Adam and I found the tugboat Mr. Russell today and followed it about 10 or 15 miles down the river, getting some pictures. But the computer I use for photos is acting up, so until I get it straightened out, it will be a while before I post a lot of pictures of a tugboat on the Ohio River.

Here's one with a quick edit of when the boat passed the upper end of Huntington at around noon.

Also today, we saw another oversized Ingram tow. With two in two days, it's a good probability they're going to be doing this often.

Meanwhile, Adam and I took one of his friends up to Point Pleasant today so Adam could show him the pilot simulator. Adam tried to teach me how to make the turn into the Kanawha River while coming downbound with some loads. He needs some work on his teaching technique, as I would have hit a bridge pier had time not expired. However, after my session on the simulator, I saw the pilot of the M/V Paula Ruble make the turn in a way I didn't expect and that I will use myself on the simulator the next time I try.

Thursday, August 9, 2012

Oversize tow 8/9/12 (Updated with correction)

Every now and then Adam and I see a boat pushing 25 jumbo barges on the Ohio River. We call it an oversize tow because that's too many barges to go through an Ohio River lock in one cut. We've seen Crounse do it with the Linda Reed, and we've seen AEP do it with the Chuck Zebula, but usually it's an Ingram boat or a boat pushing for Ingram that does it.

Today we happened to see the Vernon C. Smith William E. Porter (see comment below), owned by Amherst Madison but pushing for Ingram, coming upriver with 25 barges. The Matthew T was alongside it but not pushing. We figure it was along to take the 10 empties in the tow through the Robert C. Byrd locks.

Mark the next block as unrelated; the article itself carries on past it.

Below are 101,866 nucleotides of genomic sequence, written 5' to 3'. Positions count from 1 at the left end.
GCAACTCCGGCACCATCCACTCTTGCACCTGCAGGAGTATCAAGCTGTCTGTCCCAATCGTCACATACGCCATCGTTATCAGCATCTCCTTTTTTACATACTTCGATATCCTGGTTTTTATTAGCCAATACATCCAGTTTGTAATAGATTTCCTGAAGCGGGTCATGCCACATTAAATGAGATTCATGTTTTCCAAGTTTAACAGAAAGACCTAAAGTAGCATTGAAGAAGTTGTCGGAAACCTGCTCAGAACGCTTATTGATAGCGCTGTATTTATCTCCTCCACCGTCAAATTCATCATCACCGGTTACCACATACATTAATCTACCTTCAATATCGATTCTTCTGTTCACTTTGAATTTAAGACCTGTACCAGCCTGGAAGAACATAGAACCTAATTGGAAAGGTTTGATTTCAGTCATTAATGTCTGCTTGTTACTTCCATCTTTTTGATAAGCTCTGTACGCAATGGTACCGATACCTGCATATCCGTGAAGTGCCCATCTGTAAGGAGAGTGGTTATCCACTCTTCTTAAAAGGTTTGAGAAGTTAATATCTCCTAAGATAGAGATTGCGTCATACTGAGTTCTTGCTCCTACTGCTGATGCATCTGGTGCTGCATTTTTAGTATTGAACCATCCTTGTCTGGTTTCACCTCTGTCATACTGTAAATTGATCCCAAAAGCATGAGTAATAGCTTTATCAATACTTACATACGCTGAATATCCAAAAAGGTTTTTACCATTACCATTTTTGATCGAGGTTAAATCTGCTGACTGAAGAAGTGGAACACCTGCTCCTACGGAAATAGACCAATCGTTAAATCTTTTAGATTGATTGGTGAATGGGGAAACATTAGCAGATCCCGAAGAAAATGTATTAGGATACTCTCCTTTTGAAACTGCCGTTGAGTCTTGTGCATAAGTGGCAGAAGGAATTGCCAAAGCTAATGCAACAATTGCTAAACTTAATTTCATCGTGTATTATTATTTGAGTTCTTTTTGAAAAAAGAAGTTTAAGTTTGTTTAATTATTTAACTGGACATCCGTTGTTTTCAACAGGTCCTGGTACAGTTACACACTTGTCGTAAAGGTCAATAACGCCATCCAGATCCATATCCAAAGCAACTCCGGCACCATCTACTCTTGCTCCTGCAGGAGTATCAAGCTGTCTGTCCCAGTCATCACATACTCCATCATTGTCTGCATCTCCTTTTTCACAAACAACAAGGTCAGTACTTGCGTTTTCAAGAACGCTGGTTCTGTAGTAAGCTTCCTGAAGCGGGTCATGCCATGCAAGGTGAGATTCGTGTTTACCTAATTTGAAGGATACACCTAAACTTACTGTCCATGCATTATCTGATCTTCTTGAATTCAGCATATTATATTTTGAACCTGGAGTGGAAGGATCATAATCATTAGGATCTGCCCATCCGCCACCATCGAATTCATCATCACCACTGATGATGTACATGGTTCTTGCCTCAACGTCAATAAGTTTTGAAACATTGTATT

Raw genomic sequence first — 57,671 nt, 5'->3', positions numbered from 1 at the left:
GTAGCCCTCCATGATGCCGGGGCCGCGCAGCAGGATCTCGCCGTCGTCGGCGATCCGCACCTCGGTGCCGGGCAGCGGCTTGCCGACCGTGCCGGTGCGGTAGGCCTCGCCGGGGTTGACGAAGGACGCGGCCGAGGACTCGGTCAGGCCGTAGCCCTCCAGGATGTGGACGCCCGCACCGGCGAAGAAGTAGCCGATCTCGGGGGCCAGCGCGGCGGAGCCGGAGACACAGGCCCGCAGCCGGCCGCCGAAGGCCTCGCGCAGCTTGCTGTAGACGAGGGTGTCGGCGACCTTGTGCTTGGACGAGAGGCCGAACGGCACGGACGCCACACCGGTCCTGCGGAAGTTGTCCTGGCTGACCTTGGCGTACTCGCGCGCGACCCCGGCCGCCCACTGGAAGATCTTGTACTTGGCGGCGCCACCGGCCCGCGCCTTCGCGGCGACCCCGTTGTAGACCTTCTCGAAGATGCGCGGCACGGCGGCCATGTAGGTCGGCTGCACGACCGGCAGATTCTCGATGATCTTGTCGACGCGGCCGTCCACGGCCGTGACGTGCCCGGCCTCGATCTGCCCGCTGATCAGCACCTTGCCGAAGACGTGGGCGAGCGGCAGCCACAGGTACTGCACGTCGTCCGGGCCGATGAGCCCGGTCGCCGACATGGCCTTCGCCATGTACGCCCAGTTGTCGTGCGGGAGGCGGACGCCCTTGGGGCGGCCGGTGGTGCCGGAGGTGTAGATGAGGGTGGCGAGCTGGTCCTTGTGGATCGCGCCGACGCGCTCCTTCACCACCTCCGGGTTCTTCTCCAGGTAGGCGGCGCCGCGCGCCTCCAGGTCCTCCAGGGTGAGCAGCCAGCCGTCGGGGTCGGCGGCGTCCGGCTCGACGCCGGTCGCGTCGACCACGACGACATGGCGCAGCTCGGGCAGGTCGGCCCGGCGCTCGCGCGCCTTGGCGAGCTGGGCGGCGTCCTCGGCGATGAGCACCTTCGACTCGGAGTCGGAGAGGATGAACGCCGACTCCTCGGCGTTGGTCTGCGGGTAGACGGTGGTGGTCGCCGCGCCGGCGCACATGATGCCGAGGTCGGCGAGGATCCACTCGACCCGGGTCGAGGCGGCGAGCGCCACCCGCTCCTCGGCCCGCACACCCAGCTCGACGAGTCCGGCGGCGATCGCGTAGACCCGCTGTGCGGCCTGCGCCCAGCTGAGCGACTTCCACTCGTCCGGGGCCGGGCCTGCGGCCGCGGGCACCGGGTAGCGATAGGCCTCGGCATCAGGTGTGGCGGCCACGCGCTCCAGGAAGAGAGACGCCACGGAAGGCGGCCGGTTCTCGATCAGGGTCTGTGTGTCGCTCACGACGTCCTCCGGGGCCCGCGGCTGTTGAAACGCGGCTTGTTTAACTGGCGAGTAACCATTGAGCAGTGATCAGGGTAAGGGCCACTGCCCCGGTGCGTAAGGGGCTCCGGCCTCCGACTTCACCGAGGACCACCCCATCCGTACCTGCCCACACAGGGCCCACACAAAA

Three pictures were taken from bridges. I drove and Adam shot. It's how we do things.

I don't know why companies do this unless it's to (a) test the pushing and maneuvering abilities of their boats and crews, (b) save on fuel  or (c) use only one or one and a half crews instead of two.

Meanwhile, as of this writing at about 9 p.m., the tugboat Mr. Russell is somewhere in the Belleville pool headed my way.

Oversize tow

Adam and I came across a 25-barge tow this afternoon. Photos and more later.

News update 8/9/12

It's been a while, but I'm taking a vacation day today and tomorrow so Adam and I can spend some time together before school starts on Monday.

Here are a few items I found that may prove interesting.


Several years ago, I wrote a piece that the stuff that goes out the power plant stack is not the only pollution problem from burning coal. Sludge left over from the scrubbing process is one, and piles of coal ash are another. The National Geographic has written a piece about coal ash piles, and it includes a view of the Ohio River and a nearby ash pile from space.